ISLAMABAD: National Institute of Health (NIH) Executive Director Brigadier Dr Aamer Ikram said that rabies is a preventable disease which is usually transmitted to humans through the bite of infected dogs, cats and wild animals.
He expressed these views while speaking to participants of a walk organised on World Rabies Day by the NIH with the theme ‘Zero Rabies by 2030’ here on Thursday. The aim of the event was to create awareness regarding human and animal rabies while stressing on ways for the prevention of the disease.
Dr Ikram said that around 99 per cent of rabies cases in Pakistan were caused by dog bites and most victims of the disease included children and rural communities. He participated in the walk along with students of College of Medical Laboratories Technology (CMLT), fellows of Field Epidemiology Laboratory Training Programme (FELTP) and senior officers of the institute also participated in the event.
He also emphasised that precious human lives could be saved by raising public awareness against the disease. He said, “NIH is presently producing cell culture anti-rabies vaccine and anti-rabies serum, both of which are supplied on demand to all provinces, including Azad Jammu and Kashmir, the armed forces as well as private sector companies.”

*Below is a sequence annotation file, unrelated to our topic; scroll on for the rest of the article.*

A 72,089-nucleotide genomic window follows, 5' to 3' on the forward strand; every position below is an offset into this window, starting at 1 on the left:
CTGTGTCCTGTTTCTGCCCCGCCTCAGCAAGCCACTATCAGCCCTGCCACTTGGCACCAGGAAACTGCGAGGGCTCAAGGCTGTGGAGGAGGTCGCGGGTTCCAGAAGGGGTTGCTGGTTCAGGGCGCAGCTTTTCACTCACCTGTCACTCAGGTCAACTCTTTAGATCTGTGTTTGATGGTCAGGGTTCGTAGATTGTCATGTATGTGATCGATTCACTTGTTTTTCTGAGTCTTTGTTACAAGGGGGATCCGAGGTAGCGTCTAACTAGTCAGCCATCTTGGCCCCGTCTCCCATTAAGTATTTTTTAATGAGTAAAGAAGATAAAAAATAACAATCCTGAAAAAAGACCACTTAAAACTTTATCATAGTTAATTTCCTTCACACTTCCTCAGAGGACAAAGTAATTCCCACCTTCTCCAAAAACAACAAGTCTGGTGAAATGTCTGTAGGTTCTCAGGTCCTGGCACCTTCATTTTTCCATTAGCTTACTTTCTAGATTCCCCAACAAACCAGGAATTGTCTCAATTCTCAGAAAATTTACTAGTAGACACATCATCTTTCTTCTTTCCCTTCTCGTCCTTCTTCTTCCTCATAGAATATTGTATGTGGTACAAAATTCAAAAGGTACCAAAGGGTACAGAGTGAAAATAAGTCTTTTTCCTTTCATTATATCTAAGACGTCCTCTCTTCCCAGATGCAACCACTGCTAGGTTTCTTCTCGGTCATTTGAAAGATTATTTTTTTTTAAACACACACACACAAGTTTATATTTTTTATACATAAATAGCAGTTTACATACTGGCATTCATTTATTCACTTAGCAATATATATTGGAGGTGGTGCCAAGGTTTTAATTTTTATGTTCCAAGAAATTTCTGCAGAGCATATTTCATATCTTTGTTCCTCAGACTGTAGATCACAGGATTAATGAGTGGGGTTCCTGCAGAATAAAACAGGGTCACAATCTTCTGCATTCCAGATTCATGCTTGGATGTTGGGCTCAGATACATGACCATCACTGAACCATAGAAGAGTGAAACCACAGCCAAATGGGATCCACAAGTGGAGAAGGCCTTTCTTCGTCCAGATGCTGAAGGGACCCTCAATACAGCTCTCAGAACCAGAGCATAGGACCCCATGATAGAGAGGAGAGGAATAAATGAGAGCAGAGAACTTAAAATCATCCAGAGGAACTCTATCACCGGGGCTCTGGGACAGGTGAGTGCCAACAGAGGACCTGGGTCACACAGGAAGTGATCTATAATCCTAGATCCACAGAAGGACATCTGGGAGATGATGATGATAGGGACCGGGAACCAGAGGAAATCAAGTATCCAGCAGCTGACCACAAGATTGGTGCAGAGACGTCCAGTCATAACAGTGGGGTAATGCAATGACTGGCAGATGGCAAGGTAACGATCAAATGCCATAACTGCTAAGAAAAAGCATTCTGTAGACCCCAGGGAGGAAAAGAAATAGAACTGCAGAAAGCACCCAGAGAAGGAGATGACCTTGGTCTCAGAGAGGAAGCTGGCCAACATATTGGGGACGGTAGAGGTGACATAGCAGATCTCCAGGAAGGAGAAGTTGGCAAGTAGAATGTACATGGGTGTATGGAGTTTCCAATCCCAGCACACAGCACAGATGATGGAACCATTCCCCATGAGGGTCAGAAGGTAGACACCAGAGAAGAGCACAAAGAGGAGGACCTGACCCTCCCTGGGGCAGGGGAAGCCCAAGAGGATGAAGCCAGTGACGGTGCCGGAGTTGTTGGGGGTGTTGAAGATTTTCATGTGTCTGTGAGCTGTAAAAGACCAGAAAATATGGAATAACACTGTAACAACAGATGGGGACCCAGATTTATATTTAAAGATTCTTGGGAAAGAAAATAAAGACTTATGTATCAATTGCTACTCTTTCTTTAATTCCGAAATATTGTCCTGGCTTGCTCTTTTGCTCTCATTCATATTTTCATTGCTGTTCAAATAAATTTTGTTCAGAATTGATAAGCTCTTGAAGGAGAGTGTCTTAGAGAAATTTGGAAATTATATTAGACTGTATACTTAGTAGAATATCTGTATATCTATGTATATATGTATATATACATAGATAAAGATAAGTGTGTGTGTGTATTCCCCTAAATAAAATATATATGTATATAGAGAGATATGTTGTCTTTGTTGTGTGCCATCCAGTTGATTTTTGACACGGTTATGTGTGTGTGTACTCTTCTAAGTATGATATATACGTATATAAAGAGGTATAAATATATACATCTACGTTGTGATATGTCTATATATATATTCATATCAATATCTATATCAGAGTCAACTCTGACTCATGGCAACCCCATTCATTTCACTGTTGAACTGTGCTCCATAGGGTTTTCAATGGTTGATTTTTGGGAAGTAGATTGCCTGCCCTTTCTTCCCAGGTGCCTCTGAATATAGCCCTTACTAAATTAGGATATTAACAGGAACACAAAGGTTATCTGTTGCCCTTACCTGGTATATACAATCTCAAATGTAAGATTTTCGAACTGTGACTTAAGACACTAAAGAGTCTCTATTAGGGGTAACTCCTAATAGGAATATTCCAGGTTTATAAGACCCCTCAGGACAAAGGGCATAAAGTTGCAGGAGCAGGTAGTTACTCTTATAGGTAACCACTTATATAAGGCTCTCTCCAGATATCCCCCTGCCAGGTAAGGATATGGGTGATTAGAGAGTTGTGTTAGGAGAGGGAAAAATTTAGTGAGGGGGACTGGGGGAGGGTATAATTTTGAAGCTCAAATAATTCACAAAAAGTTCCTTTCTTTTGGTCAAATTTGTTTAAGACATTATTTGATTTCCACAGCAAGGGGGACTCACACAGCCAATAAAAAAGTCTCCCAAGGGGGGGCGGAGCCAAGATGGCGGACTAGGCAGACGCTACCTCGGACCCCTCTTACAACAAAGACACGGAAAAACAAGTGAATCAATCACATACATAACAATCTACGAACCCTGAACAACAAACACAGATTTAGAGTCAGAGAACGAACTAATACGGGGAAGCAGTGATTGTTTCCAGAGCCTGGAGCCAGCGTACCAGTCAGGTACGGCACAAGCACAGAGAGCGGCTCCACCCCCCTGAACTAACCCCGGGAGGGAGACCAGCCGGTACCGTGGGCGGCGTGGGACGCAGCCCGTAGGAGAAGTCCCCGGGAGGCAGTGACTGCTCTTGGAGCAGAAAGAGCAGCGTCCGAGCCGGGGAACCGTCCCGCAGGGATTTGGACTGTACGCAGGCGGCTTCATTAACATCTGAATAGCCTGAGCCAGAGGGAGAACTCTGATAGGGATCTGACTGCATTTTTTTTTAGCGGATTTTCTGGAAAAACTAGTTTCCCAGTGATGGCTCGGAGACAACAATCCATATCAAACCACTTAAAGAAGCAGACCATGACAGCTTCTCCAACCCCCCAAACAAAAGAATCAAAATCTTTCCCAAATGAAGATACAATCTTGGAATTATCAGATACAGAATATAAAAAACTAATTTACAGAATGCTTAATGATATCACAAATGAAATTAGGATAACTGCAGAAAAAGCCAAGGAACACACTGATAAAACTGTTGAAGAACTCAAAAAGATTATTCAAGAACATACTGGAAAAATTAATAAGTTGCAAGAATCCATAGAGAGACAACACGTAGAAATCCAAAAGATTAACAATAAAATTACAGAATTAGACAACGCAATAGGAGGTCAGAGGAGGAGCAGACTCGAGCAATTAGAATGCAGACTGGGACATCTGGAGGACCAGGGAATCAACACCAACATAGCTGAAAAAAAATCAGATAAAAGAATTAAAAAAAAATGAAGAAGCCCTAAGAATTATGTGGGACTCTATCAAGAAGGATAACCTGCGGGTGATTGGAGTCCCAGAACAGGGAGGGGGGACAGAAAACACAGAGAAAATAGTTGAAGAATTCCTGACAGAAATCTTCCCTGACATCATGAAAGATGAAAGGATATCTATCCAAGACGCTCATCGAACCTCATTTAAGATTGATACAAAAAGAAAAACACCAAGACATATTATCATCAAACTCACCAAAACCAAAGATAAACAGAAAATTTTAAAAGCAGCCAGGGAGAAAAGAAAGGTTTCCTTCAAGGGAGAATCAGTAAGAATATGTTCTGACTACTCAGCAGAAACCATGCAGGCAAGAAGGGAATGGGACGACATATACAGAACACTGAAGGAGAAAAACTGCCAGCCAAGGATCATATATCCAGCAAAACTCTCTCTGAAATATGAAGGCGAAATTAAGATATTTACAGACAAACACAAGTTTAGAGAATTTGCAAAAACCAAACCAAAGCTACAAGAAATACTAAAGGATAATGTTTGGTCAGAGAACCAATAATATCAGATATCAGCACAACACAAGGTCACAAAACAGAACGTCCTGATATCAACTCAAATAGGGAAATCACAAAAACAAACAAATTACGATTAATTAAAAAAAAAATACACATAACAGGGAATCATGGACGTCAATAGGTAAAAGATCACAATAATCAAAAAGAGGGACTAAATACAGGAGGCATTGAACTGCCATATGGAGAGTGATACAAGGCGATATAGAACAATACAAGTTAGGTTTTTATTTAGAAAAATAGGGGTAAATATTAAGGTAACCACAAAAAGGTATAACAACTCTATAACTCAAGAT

Furthermore, Dr Ikram also said that NIH serum processing laboratory of biological production division was established with initial annual production capacity of 30,000 x 10mls vials, and 1000 x 10mls vials for anti-rabies serum. Keeping in view the increased demands, he said that NIH was in a process to enhance the production capacity for the above mentioned serum. NIH also provides diagnostic facility for patients after vaccination, he added.
On the occasion, the mobile unit of NIH was sent to distribute printed awareness material at different educational institutes and among the general public
He also praised the efforts made by the Ministry of National Health Services Regulation and Coordination and in particular Saira Afzal Tarar for strengthening the public health system, including prevention and control of infectious diseases.
The event is celebrated annually to raise awareness about rabies and to highlight progress made in defeating this horrifying disease.